To explore a link between miR-210 and the activity of prototypical iron-sulfur enzymes controlling metabolism, regulation of aconitase activity by miR-210 was assessed. In HPAECs, miR-210-D leads to a nearly 40% reduction in the specific activity of aconitase (Fig. 3B). Conversely, inhibition of miR-210 (AS-210) during hypoxia increases the specific activity of aconitase by greater than 60%, as compared with antisense control (AS-Cont) (Fig. 3D), thus demonstrating that endogenous miR-210 represses aconitase activity during hypoxia. Notably, miR-210-D induces negligible changes in protein levels of either isoform of aconitase (IRP-1/cytoplasmic aconitase or ACO-2/mitochondrial aconitase) over a time frame of 48 hours post-transfection (Fig. 3C). Therefore, correlating with the known function of ISCU1/2 in maintaining the iron-sulfur clusters in aconitase (Tong and Rouault, 2006) and the disruption of iron-sulfur clusters in miR-210-positive tissue (Fig. 3A), this disruption of aconitase activity likely results from miR-210- and ISCU-dependent repression of iron-sulfur cluster biogenesis and integrity.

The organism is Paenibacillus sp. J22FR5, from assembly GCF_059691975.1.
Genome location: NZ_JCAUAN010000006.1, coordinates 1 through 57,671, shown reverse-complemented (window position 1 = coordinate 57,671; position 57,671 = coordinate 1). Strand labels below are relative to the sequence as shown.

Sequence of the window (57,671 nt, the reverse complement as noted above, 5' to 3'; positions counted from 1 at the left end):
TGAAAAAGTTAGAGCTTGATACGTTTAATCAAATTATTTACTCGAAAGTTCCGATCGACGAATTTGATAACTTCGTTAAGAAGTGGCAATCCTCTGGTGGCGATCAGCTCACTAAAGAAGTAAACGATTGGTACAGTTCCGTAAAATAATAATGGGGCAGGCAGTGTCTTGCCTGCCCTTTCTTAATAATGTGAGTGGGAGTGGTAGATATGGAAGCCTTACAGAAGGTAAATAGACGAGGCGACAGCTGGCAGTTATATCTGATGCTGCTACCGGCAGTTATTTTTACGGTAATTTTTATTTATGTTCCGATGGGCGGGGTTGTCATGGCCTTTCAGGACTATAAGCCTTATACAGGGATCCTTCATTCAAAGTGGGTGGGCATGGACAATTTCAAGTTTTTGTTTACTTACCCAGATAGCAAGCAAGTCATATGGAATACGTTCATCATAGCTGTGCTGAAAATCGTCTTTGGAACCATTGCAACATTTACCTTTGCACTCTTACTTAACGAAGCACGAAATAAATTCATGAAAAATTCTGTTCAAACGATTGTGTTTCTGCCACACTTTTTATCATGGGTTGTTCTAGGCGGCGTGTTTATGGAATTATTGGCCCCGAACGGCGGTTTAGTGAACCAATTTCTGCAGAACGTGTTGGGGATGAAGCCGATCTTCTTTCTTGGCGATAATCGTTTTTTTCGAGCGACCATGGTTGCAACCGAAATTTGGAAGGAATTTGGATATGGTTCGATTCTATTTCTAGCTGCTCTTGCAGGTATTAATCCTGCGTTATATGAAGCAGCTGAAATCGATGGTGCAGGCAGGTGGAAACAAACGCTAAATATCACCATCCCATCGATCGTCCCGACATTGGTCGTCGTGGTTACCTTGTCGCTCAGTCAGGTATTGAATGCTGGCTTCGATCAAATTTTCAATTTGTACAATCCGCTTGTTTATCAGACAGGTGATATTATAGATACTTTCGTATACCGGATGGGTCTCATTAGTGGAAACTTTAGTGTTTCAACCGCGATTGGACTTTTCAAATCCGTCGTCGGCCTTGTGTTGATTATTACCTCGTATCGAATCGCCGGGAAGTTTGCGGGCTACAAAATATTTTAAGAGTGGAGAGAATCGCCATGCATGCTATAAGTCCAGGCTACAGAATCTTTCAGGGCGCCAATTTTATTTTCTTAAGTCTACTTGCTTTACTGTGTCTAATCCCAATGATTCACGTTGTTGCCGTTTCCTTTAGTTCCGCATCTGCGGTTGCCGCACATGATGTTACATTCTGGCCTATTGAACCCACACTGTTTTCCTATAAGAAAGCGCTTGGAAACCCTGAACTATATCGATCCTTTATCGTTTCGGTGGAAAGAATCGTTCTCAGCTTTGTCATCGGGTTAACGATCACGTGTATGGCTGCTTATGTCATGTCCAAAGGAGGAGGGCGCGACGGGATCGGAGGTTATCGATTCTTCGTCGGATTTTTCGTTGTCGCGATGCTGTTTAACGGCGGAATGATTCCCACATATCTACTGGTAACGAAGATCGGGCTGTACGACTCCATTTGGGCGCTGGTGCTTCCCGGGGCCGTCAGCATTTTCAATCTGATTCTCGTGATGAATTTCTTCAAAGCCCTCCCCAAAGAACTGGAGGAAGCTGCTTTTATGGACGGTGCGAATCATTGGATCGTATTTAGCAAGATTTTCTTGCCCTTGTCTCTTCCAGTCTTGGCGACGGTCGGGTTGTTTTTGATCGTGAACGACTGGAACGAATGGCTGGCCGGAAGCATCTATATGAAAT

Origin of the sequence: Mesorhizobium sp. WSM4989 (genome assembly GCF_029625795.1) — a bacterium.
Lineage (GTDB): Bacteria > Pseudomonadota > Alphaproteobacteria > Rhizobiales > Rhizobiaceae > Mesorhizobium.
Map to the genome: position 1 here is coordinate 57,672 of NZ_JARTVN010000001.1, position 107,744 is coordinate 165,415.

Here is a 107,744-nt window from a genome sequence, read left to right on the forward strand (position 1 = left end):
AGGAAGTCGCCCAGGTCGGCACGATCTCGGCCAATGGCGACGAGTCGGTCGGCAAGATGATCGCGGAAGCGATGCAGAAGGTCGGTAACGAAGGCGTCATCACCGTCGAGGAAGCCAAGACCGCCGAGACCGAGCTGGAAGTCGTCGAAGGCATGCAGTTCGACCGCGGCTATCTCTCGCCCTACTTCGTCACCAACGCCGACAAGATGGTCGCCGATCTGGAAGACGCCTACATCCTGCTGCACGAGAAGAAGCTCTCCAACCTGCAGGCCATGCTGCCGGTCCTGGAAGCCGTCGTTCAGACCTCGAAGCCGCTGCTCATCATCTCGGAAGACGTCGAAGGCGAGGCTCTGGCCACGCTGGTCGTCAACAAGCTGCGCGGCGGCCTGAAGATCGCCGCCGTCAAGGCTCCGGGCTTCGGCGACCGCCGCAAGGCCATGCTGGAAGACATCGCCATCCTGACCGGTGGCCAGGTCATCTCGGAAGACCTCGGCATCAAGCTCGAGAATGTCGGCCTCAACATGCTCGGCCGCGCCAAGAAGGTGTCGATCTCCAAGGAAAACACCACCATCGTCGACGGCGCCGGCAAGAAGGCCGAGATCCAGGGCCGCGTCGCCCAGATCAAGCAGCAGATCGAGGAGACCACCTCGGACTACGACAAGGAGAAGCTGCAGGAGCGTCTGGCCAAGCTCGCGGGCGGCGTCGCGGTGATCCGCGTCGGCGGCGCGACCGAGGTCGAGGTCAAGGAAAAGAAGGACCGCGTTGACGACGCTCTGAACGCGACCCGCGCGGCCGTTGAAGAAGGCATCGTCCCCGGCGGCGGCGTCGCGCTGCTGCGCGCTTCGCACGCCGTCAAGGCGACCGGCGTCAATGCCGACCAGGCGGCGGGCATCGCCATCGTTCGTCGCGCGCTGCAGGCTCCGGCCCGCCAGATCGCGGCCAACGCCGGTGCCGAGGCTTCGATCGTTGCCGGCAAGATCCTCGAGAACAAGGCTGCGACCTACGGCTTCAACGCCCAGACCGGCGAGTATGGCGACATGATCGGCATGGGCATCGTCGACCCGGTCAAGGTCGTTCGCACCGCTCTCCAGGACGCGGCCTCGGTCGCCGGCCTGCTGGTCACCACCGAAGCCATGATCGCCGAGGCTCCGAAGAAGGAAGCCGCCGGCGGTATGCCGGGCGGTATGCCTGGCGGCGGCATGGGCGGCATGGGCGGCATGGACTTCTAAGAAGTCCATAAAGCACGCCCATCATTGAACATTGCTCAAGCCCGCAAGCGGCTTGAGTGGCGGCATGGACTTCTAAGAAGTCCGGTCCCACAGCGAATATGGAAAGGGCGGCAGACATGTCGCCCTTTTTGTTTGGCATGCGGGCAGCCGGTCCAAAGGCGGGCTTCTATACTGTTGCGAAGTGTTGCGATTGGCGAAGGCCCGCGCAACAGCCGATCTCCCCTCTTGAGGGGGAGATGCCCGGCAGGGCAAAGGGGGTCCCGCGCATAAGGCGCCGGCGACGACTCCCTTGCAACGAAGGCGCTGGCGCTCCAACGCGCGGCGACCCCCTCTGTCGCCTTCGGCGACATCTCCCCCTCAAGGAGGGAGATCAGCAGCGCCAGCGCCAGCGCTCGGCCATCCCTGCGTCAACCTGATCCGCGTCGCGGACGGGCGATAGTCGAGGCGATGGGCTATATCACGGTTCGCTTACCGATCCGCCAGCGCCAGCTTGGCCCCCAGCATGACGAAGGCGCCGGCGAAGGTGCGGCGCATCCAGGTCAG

To ascertain a link between miR-210 and activity of mitochondrial iron-sulfur proteins essential for electron transport, Complex I activity was assessed, given its dependence on multiple iron-sulfur clusters for proper function (Hinchliffe and Sazanov, 2005). In HPAECs, miR-210-D decreases the specific activity of Complex I by 25% (Fig. 3E), and does so in the absence of expression changes of a representative component of Complex I, NDUFA9 (Fig. 3F). In correlation, hypoxia decreases specific activity of Complex I by 30%, as compared with exposure to 20% O2 (Fig. 3G). Repression of Complex I activity is abolished by inhibition of miR-210 (AS-210). Thus, miR-210 is necessary and sufficient to disrupt Complex I activity during hypoxia. These data again suggest that disruption of iron-sulfur cluster assembly, independent of down-regulation of Complex I subunit expression, likely drives the decrease of electron transport activity.